To the right, this early 20th-century photo of the Whitman Campus is undated, but has been labeled with the dates 1909-1913. (Whitman College Facilities Records, Box 16e-f)
And this one to the left shows the snow in downtown Walla Walla in 1916. (Walla Walla Photograph Collection, WCMss66, Box 1, Folder 107)
Penrose Library is open 9-5 through Sunday, January 15. On Monday, January 16, we are open 9 am to 10 pm. On Tuesday, January 17, we open at 9 and are then open 24-7 to the Whitman community until Spring Break.
We look forward to seeing you soon in the library.
If all of the snow and wintry weather make you want to curl up with a good book, Penrose Library staff have some recommendations. If Penrose Library owns the book, we’ve marked it with an asterisk (it may or may not be currently available).
I just finished the Hythrun Chronicles: Wolfblade series by Jennifer Fallon. I highly recommend it. It’s like Game of Thrones without the intense sex/incest parts. It’s really exciting and unpredictable.
I also started War and Peace* because winter seems like a very fitting time to read a Russian author.
Today Will Be Different by Maria Semple.* Quirky, fun, quick read with depth. And who doesn’t want today to be different?
The young Oxford book of timewarp stories by Dennis Pepper.* It has a variety of short stories, which are always good when working at a job with a lot of interruptions, and each story is unique with a twist ending that really changes your perspective. And children’s books are always fun!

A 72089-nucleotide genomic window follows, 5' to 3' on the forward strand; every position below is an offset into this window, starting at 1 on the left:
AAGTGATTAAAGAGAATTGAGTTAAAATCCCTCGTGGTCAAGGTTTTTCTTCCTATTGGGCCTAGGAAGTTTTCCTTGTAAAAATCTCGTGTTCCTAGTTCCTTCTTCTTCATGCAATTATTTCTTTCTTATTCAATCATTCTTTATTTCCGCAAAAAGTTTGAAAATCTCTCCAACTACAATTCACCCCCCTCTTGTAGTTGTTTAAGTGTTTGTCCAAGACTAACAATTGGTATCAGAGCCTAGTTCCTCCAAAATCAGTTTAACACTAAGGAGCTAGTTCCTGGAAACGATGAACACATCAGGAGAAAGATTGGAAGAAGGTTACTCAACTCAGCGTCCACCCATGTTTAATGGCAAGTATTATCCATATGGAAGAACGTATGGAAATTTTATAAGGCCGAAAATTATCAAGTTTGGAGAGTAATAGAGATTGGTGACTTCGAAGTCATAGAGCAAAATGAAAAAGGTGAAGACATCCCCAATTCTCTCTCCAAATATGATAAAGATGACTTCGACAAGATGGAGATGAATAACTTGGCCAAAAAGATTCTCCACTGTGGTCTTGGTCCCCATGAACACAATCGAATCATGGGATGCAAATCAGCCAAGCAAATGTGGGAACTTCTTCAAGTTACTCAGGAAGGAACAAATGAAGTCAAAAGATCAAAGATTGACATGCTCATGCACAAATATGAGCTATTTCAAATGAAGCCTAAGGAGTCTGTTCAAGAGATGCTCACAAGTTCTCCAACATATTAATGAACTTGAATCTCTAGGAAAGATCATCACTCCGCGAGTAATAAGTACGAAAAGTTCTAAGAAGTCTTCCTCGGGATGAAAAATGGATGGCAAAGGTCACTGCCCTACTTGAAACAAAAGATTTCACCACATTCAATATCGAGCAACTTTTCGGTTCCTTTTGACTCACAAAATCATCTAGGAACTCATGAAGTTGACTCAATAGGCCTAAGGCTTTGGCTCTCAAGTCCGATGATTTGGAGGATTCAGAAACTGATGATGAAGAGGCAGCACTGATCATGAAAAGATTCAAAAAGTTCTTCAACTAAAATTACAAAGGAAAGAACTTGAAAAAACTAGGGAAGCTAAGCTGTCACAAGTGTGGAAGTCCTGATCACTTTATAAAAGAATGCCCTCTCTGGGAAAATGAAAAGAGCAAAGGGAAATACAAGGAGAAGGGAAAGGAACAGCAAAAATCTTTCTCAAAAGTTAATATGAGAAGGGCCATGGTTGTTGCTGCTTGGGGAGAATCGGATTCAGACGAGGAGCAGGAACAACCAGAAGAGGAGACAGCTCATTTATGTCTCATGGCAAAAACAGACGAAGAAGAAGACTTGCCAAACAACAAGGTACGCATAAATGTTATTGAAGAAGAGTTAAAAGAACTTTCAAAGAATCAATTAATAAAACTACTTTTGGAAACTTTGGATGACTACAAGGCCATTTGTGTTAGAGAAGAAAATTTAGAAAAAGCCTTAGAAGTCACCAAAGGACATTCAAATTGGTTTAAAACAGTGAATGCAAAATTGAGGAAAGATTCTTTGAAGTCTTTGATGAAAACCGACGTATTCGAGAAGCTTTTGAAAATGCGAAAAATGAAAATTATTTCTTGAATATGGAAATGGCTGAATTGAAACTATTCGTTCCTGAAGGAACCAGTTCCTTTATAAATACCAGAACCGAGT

The Food Lab: Better Home Cooking Through Science by J. Kenji Lopez-Alt. Recipes and explanations.
For fun: The Long Way Down by Craig Schaefer. An urban fantasy in the Daniel Faust series.
Good Omens by Neil Gaiman and Terry Pratchett. Because if there really is a Sisterhood of the Chattering Nuns, then I want to visit.
The Bone Clocks by David Mitchell.* An entertaining read that weaves six related stories over several decades. There’s time-travelers, body-swappers, and other fantastical and metaphysical twists, but strong writing and engaging characters makes it still feel plausible and relevant.